Archive for August 2013

Help needed! How do we get letters read and appropriately responded to?   Leave a comment

Penny  is  of course referring to letters that she and her colleagues are sending to our MP’s, the Prime Minister, the Deputy Prime Minister, Ms. Truss, the DfE and Mr. Gove  about childminding agencies.

Hundreds of letters have been sent – all slightly different, all raising personal concerns, all written in childminders own time and sent at their own expense – and more importantly all written in the belief that we live in a democratic society where we have the right to express our opinion, to voice our concerns – and to have them listened to and responded to.

The good news is that the letters are sometimes responded to – but the bad news is that ‘standard’ replies are sent – and usually signed by a person who is not the person that the letter was address to.

How can so many different letters be responded to with a standard reply?

And why do those standard replies just say what we already know – and re quote bits of More Great Childcare and More Affordable Childcare?

The reason childminders are writing is because they HAVE READ both More Great Childcare and More Affordable Childcare and they want to express their concerns and / or ask for clarification about specific aspects.

Penny finds this patronising and insulting – surely the Government have a duty to respond to concerns raised and genuine questions asked?

Penny wonders if the Government think that childminders really can’t understand the original documents and so they best repeat the key messages that are contained within the documents – maybe in the belief that if they say it often enough – that like a child learning  times times my rote – that childminders will eventually be able to quote the key points back and not question if they are true.

If you, the reader are noting a slightly cynical tone to this blog – you will be right.

To be honest Penny is tired – tired of keep trying to get the government to listen and to consult – in fact to show the slightest indication that they are listening to the concerns expressed.

You see, Penny has personally been campaigning against childminding agencies for over 18 months – and that is a long time to keep on writing letters, emails, articles for the media, blogs, doing interviews , explaining in person, working in partnership with other early years professionals and providing information via social media and the One Voice website.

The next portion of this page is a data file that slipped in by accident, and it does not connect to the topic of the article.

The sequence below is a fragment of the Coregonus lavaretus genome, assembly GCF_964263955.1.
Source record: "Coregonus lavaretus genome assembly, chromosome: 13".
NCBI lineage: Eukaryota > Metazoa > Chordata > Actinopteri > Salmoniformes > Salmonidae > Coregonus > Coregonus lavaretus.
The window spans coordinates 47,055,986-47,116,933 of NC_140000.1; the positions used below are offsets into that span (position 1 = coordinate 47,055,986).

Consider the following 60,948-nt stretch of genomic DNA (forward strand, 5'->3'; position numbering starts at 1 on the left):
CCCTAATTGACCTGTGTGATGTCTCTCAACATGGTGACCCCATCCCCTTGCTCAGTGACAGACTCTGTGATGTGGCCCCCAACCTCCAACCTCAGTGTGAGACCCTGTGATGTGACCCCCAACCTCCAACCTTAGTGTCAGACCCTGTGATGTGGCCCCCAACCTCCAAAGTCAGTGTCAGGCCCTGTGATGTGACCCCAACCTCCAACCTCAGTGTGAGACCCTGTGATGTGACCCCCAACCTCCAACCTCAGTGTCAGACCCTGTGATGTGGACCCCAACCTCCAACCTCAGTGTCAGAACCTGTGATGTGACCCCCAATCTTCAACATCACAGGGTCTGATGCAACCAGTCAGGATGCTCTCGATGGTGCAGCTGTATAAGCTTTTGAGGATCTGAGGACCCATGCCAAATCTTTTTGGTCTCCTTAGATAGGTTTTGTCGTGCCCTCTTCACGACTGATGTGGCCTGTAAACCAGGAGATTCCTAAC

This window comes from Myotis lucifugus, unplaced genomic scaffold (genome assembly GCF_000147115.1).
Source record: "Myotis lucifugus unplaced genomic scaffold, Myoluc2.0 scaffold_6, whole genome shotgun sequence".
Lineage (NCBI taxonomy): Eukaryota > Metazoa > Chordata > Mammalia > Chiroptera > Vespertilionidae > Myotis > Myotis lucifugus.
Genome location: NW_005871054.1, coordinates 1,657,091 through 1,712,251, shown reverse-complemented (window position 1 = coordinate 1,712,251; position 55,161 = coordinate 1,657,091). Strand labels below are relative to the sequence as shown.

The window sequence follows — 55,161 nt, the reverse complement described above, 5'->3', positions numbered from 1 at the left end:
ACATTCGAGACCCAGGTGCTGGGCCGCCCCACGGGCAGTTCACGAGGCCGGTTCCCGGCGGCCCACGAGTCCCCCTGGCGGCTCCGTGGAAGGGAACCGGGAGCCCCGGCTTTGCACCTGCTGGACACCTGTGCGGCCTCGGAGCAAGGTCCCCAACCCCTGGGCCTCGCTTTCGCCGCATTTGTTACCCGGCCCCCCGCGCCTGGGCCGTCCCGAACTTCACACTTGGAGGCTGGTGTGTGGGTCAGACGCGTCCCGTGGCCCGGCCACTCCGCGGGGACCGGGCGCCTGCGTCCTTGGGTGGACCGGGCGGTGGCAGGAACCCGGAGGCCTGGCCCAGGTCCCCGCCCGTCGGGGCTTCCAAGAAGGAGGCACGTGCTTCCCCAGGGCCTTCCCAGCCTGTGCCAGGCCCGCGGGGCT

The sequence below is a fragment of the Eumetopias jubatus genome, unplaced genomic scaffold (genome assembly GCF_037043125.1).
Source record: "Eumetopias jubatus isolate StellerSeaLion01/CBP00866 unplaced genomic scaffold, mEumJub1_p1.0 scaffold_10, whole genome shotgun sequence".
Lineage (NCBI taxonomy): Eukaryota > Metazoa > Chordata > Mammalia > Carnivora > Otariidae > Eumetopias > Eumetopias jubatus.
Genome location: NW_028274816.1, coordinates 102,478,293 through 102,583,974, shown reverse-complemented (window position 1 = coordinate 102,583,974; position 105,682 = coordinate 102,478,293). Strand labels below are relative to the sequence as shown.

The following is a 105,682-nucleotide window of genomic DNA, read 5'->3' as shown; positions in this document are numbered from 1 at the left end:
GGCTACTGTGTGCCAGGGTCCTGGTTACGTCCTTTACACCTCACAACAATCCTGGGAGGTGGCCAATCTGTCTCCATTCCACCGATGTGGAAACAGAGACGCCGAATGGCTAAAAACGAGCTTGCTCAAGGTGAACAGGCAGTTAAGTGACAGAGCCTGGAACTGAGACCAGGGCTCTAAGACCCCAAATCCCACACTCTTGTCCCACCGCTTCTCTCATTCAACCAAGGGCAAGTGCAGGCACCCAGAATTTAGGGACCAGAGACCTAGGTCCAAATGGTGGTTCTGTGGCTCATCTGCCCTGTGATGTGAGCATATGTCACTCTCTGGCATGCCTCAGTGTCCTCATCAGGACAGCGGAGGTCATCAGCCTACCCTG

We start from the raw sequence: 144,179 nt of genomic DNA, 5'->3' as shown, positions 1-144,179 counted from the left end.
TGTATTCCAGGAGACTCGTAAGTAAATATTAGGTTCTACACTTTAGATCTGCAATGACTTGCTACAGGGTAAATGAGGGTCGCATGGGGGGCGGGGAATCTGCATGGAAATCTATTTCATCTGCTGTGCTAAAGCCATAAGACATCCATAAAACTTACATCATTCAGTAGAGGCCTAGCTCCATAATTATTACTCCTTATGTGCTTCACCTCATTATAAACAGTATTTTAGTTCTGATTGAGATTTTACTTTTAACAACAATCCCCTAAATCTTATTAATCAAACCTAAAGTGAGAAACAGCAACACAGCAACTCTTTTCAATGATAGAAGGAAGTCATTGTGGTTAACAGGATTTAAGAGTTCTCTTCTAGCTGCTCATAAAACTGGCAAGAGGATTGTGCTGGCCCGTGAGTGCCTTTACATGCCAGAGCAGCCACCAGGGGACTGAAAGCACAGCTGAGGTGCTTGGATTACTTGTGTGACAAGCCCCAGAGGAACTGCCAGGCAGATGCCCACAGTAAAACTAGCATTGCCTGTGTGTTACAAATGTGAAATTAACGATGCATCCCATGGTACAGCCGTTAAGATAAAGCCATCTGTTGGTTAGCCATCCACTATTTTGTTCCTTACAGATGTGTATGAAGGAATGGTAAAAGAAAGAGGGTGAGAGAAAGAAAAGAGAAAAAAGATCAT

In the very early days before she had responsibility for Early Years, Elizabeth Truss did respond in person – but only to put her point of view and to suggest that Penny might be the ideal sort of person to run a childminding agency.

Since then – just standard replies – no answers – no explanations to suggest that Penny had missed the point/ didn’t understand the bigger picture – no offers to meet with Penny and colleagues for discussion and two way sharing of information / no fine detail about the Governments plans to enable Penny and colleagues to make informed decisions.

So as the heading says – How can Penny and her colleagues engage with the Government – at any level? How can they ensure their voice is heard and their concerns at least listened to and not brushed aside with another standard letter?

In an attempt to open a dialogue with the Government Penny has TWO questions that she would like an answer to – and if these questions get answered then she will ask another two questions.


Why can’t childminders who wish to join a childminding agency  remain  registered and inspected with Ofsted instead of through an agency?


How many CHILDMINDERS have indicated through letters or consultation responses or petitions or any other means that they DO want to join a childminding agency?

Posted August 30, 2013 by psw260259 in My thoughts on current childcare issues

Surely not all of More Great Childcare proposals need scrapping – so why start the Stop, Listen Consult Petition?   2 comments

I was contacted today by a childminder to explain why they had not signed the STOP, Listen, Consult petition- she contacted me because I had posted on social media a question about why the majority of childminders had not signed the Stop, Listen, Consult petition as follows;

Stop, Listen, Consult Petition Update

Now 3,645 signatures – so that means over 50,000 childminders have NOT signed. I am beginning to think that I am wrong and childminders do want to join an agency. Surely if a childminder does not want to join a childminding agency they would want to send a very clear message to the Government by signing the petition?